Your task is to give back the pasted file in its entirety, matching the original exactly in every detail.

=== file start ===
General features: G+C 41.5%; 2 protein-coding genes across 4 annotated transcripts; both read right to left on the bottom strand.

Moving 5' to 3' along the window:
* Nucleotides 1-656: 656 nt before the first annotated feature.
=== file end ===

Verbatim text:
General features: G+C 41.5%; 2 protein-coding genes across 4 annotated transcripts; both read right to left on the bottom strand.

Moving 5' to 3' along the window:
* Nucleotides 1-656: 656 nt before the first annotated feature.